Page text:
Adobe Ruins on the Rio Chama

Adobe Ruins on the Rio Chama July 14, 2020

Perhaps a mid 1800’s homestead or trading post these adobe ruins sit on a overlooking the Chama River.

Adobe is a building material made from earth and organic materials. Adobe is Spanish for mudbrick, but in some English-speaking regions of Spanish heritage the term is used to refer to any kind of earthen construction. Most adobe buildings are similar in appearance to cob and rammed earth buildings. Adobe is among the earliest building materials and is used throughout the world.

The Rio Chama, a major tributary of the Rio Grande, in Northern New Mexico, flows through a multi-colored sandstone canyon whose walls grow to 1,500 feet.

From El Vado Dam the Rio Chama continues flowing south, entering Chama Canyon and Santa Fe National Forest and the Chama River Canyon Wilderness. It is joined by Rio Cebolla from the east, then Rio Gallina from the west. Then the river enters Abiquiu Lake, the reservoir created by Abiquiu Dam.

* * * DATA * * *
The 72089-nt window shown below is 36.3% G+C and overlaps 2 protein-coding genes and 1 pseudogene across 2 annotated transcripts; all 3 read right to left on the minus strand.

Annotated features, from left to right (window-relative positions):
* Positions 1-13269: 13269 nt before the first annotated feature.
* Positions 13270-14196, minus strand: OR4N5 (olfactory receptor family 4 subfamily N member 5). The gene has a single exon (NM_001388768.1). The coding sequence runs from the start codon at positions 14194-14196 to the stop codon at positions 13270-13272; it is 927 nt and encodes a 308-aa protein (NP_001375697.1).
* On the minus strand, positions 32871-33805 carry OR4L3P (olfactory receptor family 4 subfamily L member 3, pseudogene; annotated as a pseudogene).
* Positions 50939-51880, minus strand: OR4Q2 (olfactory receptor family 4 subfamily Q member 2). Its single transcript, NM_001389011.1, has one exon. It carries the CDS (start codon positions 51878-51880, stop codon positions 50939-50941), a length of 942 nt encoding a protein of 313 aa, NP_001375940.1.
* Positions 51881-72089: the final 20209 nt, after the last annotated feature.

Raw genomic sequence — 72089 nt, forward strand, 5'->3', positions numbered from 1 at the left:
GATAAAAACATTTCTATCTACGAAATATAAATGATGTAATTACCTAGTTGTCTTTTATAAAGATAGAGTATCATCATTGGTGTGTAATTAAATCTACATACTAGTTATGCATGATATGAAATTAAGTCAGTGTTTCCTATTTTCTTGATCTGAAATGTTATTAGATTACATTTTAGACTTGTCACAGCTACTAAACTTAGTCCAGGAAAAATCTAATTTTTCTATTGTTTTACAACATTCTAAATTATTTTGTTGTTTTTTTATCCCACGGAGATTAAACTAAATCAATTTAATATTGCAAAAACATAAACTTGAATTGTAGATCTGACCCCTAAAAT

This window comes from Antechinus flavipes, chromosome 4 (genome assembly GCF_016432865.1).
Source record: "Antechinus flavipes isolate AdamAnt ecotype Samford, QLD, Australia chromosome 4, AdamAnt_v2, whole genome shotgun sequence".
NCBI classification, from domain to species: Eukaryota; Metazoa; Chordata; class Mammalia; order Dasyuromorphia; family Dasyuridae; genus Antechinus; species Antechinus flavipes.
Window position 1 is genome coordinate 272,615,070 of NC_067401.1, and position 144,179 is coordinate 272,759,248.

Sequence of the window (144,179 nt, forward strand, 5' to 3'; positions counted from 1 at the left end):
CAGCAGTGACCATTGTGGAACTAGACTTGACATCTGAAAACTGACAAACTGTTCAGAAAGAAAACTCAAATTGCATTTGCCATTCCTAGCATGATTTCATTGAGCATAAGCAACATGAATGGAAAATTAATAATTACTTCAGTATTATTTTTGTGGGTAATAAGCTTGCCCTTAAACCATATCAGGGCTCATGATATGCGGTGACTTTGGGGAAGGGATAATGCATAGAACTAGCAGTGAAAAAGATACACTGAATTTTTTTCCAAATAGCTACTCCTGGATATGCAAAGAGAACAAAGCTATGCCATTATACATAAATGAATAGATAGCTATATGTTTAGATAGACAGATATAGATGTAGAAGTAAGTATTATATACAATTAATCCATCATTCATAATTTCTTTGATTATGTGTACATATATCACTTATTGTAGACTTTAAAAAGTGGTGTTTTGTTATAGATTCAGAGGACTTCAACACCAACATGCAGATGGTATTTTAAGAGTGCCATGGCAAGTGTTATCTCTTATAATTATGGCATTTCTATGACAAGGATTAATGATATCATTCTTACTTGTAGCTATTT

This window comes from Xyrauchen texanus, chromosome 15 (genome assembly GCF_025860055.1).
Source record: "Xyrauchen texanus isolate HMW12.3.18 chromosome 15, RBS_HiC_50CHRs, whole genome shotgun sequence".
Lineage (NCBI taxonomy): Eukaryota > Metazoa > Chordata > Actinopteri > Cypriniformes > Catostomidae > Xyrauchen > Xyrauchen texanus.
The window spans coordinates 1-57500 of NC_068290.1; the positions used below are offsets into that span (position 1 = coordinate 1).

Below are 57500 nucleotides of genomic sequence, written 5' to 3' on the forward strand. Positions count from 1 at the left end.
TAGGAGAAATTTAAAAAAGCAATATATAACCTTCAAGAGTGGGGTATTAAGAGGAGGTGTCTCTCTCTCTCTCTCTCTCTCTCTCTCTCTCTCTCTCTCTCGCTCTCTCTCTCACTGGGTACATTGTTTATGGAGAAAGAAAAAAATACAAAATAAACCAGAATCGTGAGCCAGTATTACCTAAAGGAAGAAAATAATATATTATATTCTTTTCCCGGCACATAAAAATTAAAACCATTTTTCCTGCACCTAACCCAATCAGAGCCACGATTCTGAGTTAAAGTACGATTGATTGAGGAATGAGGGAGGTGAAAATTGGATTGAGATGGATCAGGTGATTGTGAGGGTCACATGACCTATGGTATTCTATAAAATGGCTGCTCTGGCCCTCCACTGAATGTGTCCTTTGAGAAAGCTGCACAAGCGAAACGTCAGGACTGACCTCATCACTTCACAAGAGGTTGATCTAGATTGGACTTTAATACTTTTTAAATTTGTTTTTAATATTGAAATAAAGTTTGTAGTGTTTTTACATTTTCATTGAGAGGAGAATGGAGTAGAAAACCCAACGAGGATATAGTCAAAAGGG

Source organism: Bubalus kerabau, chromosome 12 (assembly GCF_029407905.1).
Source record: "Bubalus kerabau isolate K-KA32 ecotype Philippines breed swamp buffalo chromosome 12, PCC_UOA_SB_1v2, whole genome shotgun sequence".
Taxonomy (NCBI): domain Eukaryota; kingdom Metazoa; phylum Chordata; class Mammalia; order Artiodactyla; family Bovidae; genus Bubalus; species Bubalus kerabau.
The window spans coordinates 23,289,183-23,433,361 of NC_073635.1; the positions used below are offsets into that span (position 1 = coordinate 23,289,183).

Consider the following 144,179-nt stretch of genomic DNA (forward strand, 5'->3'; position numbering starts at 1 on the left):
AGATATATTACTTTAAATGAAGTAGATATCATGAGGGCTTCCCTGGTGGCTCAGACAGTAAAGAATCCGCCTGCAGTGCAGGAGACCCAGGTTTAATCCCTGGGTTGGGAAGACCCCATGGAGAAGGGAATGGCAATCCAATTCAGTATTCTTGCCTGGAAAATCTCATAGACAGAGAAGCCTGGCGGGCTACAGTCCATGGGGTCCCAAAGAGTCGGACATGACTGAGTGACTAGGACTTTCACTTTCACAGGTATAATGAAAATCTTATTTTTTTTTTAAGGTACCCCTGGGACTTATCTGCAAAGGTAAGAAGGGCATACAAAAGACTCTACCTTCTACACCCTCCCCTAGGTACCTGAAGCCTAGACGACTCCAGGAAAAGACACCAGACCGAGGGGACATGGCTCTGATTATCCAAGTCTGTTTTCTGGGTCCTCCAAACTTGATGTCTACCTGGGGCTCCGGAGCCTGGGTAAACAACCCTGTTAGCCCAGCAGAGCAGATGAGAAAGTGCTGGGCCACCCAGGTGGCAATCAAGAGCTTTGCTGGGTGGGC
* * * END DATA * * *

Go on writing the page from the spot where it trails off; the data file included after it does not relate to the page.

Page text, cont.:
An excellent fishing stream that consistently produces trophy size brown trout. Access at El Vado lake and near the Abiquiu Ghost Ranch. Section from El Vado Reservoir has been designated as a wild and scenic river. Fish species include brown trout, rainbow trout and kokanee salmon. A 34 mile stretch of river. Best trout fishing is within several miles of El Vado Dam.

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